Report Highlights:

A levy on palm oil exports will be created as the result of Indonesian regulations 24/2015 and 61/2015. The levy will be used primarily to fund biodiesel subsidies. Industry contacts note that the levy is intended to help increase Indonesia's domestic CPO consumption. Industry contacts also note that the levy is not a double tax. The portion of export levy equivalent to Indonesia's current export tax will continue to be distributed to the Ministry of Finance, while the remainder will be distributed to the CPO fund agency created to manage the levy funds

General Information:

Indonesia passed regulations 24/2015 and 61/2015, establishing a plantation fund and consequently a levy on palm oil exports. Although the regulations cover multiple crops and multiple purposes, the most significant implications are for palm oil plantations and biodiesel subsidies. According to regulation 61, the fund will be used for the procurement and utilization of biodiesel in order to fill the gap between the market index price of conventional diesel and the market index price of biodiesel.

An exact amount has not yet been established for the levy, but estimates place the amount between $10 and $50/ton. Indonesia's Ministry of Finance is reported to be developing the regulations that will set the levy price, while the Ministry of Energy and Mineral Resources (MEMR) is developing the market index price for biodiesel. Despite not having fixed the levy price, Coordinating Minister for Economic Affairs, Sofyan Djalil, has announced that the levy will be implemented as of July 1. Bayu Krishnamurthi, former Vice Minister of Trade, has been appointed as director of the palm oil fund. Officials have estimated that the CPO fund agency could collect at least $700 million a year, and about 40 percent of the fund will be allocated to biodiesel subsidies. The remainder will be allocated to: (1) a fund supporting sustainable plantation businesses (2) enhance plantation human resource capacity (3) support the development of downstream industries (4) increase the use of plantation products for raw industry materials, renewable energy and exports (5) maintain plantation business revenues through price optimization and (6) support smallholder prosperity.

Local business contacts note that the levy is not a double tax. Under current regulations, an export tax, valued between 7.5 and 22 percent, is implemented whenever CPO prices rise above $750/ton. With the implementation of the new export levy, the portion of export levy equivalent to the export tax will continue to be distributed to the Ministry of Finance. The remainder will be distributed to the CPO Fund agency.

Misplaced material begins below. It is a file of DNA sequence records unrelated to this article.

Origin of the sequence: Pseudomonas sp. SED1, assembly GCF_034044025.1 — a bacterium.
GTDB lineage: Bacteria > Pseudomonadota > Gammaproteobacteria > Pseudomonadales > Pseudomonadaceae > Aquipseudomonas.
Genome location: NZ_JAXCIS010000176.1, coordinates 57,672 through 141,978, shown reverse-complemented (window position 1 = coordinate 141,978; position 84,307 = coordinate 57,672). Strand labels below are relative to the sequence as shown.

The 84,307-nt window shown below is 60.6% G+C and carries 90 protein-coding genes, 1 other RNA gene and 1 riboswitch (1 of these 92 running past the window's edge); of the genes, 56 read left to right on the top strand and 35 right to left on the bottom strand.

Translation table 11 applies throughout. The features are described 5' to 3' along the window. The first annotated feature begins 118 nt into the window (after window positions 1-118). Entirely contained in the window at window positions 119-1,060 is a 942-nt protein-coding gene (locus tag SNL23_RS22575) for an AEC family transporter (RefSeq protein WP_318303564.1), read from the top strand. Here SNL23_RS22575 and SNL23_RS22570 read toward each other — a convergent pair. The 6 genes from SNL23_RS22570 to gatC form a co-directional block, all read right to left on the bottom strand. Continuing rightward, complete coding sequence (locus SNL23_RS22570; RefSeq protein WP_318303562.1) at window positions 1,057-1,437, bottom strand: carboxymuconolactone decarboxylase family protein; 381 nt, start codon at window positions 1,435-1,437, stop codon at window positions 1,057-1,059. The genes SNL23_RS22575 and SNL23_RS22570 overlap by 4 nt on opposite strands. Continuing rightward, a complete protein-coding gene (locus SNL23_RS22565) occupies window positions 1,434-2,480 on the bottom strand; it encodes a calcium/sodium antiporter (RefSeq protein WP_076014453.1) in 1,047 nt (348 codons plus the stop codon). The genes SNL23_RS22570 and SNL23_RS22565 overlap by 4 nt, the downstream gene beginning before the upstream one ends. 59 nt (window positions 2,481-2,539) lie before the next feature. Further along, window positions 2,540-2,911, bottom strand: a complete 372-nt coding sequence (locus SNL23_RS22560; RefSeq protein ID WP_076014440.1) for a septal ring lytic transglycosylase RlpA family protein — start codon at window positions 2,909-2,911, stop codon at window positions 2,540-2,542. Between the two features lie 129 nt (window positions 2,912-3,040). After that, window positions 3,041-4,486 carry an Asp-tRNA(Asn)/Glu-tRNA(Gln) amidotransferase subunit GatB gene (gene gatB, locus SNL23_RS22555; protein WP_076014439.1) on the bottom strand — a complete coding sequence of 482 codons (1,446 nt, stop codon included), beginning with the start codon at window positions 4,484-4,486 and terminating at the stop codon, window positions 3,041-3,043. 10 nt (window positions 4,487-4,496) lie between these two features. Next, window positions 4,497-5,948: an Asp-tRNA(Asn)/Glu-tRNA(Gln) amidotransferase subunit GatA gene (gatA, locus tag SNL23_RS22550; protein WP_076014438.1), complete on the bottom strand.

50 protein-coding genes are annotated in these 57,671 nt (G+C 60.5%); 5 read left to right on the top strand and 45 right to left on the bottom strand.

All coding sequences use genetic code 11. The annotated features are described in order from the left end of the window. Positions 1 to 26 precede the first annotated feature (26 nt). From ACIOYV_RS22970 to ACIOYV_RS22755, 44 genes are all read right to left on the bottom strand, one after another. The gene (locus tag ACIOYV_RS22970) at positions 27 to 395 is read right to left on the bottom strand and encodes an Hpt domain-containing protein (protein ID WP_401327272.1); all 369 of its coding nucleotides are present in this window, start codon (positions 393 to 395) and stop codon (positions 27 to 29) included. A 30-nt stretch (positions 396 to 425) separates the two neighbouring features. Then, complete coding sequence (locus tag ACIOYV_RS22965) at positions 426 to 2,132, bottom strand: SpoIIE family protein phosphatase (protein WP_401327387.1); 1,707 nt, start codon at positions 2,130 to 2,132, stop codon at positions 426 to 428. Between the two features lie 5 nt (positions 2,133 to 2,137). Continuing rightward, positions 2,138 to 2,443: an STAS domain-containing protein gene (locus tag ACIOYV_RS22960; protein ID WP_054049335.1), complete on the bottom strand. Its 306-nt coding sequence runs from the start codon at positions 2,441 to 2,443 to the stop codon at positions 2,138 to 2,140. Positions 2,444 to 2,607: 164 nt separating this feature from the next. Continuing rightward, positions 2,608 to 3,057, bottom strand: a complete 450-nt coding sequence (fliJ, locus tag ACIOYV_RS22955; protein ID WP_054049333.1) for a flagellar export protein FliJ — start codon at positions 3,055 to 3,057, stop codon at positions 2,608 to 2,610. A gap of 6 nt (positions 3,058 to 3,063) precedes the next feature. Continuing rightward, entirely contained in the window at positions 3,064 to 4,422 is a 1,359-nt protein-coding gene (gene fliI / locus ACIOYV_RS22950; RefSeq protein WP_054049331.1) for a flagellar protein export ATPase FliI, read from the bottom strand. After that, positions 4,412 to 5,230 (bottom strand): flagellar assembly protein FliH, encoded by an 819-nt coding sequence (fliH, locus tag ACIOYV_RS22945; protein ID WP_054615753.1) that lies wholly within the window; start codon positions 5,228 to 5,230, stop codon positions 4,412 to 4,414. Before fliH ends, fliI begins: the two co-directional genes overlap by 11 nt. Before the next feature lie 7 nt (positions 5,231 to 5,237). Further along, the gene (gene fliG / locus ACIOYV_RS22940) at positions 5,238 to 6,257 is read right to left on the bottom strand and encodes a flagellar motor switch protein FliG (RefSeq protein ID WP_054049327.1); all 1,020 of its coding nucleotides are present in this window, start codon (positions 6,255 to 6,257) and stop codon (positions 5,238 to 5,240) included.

These new rules are not limited to palm oil. Regulation 24 also establishes the regulatory basis for plantation funds for coconut, rubber, coffee, cacao, sugarcane, and tobacco plantations. However, no implementing regulations have been established for these commodities, and palm oil is the only commodity currently being targeted to create a fund through an export levy.

Comment: The palm oil levy appears to have the general support of Indonesian palm oil businesses, which see it as a means to grow Indonesian CPO consumption. Local business contacts note that Indonesian palm oil stocks are growing, and that support for biodiesel consumption will help keep stocks at sustainable levels and support prices. Post analysis supports this perspective, noting that Indonesian palm oil production is expected to continue growing at a faster rate than Indonesia's current exports.

The overall influence of the levy on exports remains to be seen, as the value has not yet been set. Post notes, however, that importers may bear the cost of the levy as long as the CPO-soybean oil price spread remains greater than the levy. Producers note that if the levy is passed on to the farm gate price, the price hit may be offset in the short term by increased biofuels consumption. The CPO-soybean oil price spread varied between 48 and 115 dollars in the 12 month period proceeding June 2015. Palm oil prices have continued to fall, reaching an average of 601 dollars in May 2015, a 199 dollar/ton decline from May 2014. Declining prices are the result of ample soy and palm oil stocks